I'm a writer living in London with one foot in fiction and the other in technology. I'm not the only writer who has set one of their plays in the cottage - many writers and artists come to Cave for the light, the atmosphere and to be somewhere special. More here (website hidden)_Byrne
I'm originally from Limerick but have lived all over the world, spending most of my time in San Francisco, New York and Los Angeles.
Like every Irish emigrant I always wanted my own piece of ireland. I searched for years. Every trip home included a look in the papers, a drive around the For Sale signs. When i first heard of Cave, I was told 13 children were last reared in it. Being one of 9 brought up in Limerick, I felt an immediate closeness to the rough hewn walls, the small rooms, the square-cut windows and the openness of the sea. We put in a bid and after a long back and forth - lost.A rich musician had outbid us at every step.
I met Bridie, one of the women who was brought up in the house and she told me tales from the war of independence, a love tale and another about the 'little folk' who used to knock on the back door. It was heart breaking to let it go. Then we got a call a month later - it was back on the market. The national heritage status prevented the building of a studio. The owner came to us and said he wanted us to have it.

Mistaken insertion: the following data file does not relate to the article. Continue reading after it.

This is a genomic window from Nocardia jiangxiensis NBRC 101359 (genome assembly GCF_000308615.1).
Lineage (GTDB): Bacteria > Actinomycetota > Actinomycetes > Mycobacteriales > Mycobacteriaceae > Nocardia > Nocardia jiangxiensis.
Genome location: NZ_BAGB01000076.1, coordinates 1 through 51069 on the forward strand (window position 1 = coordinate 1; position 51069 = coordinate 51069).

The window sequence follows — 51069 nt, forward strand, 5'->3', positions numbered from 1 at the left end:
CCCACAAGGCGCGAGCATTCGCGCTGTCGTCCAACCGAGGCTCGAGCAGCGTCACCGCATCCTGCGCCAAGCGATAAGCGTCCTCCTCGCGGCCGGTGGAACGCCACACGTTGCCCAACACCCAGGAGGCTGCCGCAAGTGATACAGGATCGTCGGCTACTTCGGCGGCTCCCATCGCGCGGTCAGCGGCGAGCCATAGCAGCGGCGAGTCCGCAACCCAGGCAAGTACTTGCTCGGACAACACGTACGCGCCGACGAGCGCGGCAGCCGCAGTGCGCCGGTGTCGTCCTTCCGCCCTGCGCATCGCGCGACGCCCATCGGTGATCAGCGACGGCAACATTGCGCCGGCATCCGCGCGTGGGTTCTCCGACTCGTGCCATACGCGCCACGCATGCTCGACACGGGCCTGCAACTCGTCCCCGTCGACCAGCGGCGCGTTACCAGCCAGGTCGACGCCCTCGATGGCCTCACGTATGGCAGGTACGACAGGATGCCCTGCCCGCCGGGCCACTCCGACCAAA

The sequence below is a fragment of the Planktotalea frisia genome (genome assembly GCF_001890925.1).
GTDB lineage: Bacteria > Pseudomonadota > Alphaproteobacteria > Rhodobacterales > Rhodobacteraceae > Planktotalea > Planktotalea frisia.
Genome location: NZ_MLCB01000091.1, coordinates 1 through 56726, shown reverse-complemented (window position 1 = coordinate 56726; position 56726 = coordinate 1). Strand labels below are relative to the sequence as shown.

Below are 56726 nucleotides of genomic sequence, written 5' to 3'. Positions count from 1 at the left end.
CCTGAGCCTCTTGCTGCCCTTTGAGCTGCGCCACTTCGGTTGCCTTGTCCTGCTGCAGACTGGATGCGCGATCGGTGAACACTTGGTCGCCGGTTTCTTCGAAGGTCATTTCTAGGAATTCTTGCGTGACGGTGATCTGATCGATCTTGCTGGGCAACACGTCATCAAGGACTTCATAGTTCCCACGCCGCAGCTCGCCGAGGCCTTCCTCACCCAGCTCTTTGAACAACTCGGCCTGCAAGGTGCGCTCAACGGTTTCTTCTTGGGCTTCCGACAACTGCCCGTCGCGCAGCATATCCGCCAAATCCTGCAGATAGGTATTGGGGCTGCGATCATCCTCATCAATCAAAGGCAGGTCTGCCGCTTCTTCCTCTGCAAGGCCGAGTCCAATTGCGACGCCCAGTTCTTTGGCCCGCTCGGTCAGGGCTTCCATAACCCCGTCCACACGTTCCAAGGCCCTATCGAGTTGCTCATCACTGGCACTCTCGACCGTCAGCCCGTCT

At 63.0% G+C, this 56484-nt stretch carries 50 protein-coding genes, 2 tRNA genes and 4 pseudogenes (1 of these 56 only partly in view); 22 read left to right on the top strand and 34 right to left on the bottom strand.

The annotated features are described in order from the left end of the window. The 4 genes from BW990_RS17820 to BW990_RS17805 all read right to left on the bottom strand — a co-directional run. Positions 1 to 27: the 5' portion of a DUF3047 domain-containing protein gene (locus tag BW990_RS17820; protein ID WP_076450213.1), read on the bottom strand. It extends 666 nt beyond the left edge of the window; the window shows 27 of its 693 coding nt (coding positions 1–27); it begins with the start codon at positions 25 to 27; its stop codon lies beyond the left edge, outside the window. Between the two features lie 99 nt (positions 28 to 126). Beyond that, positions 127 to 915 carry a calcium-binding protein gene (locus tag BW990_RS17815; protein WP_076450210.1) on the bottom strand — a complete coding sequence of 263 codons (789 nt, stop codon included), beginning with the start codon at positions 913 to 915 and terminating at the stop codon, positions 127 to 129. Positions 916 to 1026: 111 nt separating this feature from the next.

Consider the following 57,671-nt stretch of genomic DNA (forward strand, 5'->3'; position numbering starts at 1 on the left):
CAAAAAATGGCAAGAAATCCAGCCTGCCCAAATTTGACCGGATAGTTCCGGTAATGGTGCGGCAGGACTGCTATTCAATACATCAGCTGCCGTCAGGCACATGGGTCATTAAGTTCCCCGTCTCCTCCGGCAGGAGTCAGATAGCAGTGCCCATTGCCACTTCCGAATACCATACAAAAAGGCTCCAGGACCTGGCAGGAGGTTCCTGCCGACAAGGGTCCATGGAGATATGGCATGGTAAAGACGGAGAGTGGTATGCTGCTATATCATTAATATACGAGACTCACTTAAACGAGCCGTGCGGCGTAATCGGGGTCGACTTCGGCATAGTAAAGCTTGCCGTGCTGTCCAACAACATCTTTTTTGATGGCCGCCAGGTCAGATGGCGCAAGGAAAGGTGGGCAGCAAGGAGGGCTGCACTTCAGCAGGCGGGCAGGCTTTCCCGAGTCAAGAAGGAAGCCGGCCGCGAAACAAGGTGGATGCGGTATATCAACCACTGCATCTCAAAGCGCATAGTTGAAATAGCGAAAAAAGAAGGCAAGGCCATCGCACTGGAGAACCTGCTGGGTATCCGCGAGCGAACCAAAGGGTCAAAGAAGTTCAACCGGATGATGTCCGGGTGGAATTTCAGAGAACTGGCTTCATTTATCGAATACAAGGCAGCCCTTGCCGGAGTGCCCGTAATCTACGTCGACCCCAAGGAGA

After careful refurbishment, Bridie came in and had a look around. She was quiet for a moment, then said. 'It has the same feel'. She couldn't tell whether thew floorboards we put down, though a century old themselves, were there before or not. It was a success. 'It was always a place of music' she said 'and the door was always open'. We rebuilt the half-door so that you can keep it open too.
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